Fanning the Flames: The Freedom Project Blog


The Blame Game

By kgpatia
In the media aftermath of Wednesday night's presidential debate, it may be difficult to see beyond the dizzying effects of repeated references to "Joe the Plumber." However, many campaign behemoths were tackled in the debate, including the growing issue of negative campaign advertisements. Bob Schieffer proved to be a more pressing moderator than those in debates past, asking the candidates point-blank: "Are each of you tonight willing to sit at this table and say to each other's face what your campaigns and the people in your campaigns have said about each other?"

The squirm-inducing moments that followed were the result of weeks of negative campaign ads and heightened media coverage of this negative campaigning. The Project for Excellence in Journalism recently reported that "for the first time in a month, the 2008 campaign generated more coverage than the financial crisis." The story that trumped the financial crisis (between October 6-12)? Increased negative campaigning and attacks.

In the debate, Sen. John McCain hammered Sen. Barack Obama about his relationship with William C. Ayers. This came in light of weeks of McCain's campaign trying to make an issue of the relationship, with running mate Sarah Palin going so far as to claim that Obama "pals around with terrorists."

McCain also accused Obama in the debate as having "spent more money on negative ads than any political campaign in history," adding, "And I can prove it." Obama, for his part, countered that "100 percent" of McCain's ads "have been negative." Additionally, the Obama campaign recently released a 13-minute documentary-style campaign ad, complete with its own website, detailing John McCain's relationship to the so-called Keating Five.

However, it appears that the candidates may not be slinging mud in the same quantity or velocity. According to an article in the October 16 edition of the Wall Street Journal, an independent study reports that "higher proportion of Sen. McCain's ads are negative than Sen. Obama's." And voters are noticing. According to a New York Times/CBS News poll released on Wednesday - which Obama quoted in the debate - 61% of respondents felt that McCain engaged in more negative campaigning, compared to 31% of respondents who felt that Obama did.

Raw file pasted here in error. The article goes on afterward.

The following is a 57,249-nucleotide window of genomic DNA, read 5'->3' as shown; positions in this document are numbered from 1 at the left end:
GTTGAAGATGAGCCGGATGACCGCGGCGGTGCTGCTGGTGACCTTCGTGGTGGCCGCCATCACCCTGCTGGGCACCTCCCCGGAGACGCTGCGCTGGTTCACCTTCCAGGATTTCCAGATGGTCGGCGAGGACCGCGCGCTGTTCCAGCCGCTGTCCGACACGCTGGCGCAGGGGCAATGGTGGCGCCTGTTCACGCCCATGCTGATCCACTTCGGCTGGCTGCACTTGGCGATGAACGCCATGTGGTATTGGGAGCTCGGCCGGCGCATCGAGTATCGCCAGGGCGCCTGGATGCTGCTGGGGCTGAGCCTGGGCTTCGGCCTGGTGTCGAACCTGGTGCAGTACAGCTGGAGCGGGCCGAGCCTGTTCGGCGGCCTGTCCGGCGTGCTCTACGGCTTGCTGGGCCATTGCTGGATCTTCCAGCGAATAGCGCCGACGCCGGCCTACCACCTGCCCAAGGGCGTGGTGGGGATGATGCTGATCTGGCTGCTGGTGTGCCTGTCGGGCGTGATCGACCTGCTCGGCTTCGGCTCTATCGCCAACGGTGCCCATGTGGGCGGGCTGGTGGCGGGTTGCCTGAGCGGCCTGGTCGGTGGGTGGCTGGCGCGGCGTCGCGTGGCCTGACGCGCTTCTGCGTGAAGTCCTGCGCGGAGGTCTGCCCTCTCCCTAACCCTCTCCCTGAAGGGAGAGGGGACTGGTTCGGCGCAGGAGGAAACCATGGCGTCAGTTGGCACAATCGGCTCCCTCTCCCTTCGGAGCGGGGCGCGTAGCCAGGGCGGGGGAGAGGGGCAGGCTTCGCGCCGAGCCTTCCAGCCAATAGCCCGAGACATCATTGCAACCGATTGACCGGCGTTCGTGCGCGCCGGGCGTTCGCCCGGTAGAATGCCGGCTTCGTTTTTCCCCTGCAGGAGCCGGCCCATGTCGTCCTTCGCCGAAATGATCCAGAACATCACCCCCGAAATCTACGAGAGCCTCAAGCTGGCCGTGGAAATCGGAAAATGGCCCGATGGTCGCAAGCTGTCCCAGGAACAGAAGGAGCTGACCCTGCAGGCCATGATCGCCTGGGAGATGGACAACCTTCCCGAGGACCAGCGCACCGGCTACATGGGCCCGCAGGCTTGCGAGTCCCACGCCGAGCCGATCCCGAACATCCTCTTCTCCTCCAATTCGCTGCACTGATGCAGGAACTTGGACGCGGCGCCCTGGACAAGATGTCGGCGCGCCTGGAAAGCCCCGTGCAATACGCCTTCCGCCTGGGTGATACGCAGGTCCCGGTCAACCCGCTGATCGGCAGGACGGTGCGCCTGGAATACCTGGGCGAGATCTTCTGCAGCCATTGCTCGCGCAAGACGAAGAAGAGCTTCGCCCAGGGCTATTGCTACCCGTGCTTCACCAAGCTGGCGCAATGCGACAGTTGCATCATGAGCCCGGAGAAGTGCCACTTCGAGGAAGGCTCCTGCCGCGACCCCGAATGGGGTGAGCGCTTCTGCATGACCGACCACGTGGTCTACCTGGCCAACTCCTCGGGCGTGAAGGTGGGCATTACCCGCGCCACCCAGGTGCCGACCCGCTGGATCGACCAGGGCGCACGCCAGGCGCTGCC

These same voters are none too happy about the political mud-slinging going on, no matter who they feel is contributing the most to the heated political fray. However, the same Wall Street Journal article referenced above notes a silver lining to this flood of negativity. "Attack ads," the article notes, "are more likely to be about issues than are positive ads. They're likely to contain more information, back up their claims with evidence and delve into details."

It seems then, that despite the bad reputation attack ads get, there may be something good, or at least valid, in all that mud. Thus, as with all other campaign information, it behooves voters to neither accept nor reject an attack ad at face value, but rather investigate the claims it makes as much as possible on their own. With the election less than three weeks away, we all owe it to ourselves not to be thrown by the hype - campaign created, media-induced, or otherwise - and stick to the facts.


To watch current campaign ads, or view those from elections past (did you know campaigns used to have musical ads?) visit the Living Room Candidate.


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Managing Director

McCormick Freedom Project

Shawn is responsible for overseeing and managing the operations associated with the McCormick Freedom Project. Additionally, he serves as the in house content expert and voice of museum through public speaking and original scholarship. Before joining the Freedom Project, he taught American Government, Economics, American History, and Chicago History at Community High School in West Chicago, IL and Sheboygan North High School in Wisconsin.

Shawn is a doctoral candidate within the Political Science Department at the University of Illinois at Chicago where he received his MA in Political Science. He is a 2001 James Madison Fellow from the State of Wisconsin and holds a bachelor's degree in Political Science, History, and Secondary Education from the University of Wisconsin at Madison.

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About Fanning the Flames and the McCormick Freedom Project

Fanning the Flames is a blog of the McCormick Freedom Project, which was started in 2006 by museum managing director Shawn Healy. The blog highlights the news of the day, in hopes of engaging readers in dialogue about freedom issues. Any views or opinions expressed on this blog represent those of the writers alone and do not represent an official opinion of the McCormick Freedom Project.

Founded in 2005, the McCormick Freedom Project is part of the McCormick Foundation. The Freedom Project’s mission is to enable informed and engaged participation in our democracy by demonstrating the relevance of the First Amendment and the role it plays in the ongoing struggle to define and defend freedom. The museum offers programs and resources for teachers, students, and the general public.

First Amendment journalism initiative

The Freedom Project recently launched a new reporting initiative with professional journalists Tim McNulty and Jamie Loo. The goal is to expand and promote the benefits of lifelong civic engagement among citizens of all ages, through original reporting, commentary and news aggregation on First Amendment and freedom issues. Please visit the McCormick Freedom Project's news Web site, The Post-Exchange at

Dave Anderson
Vice President of Civic Programs
McCormick Foundation

Tim McNulty
Senior Journalist
McCormick Freedom Project

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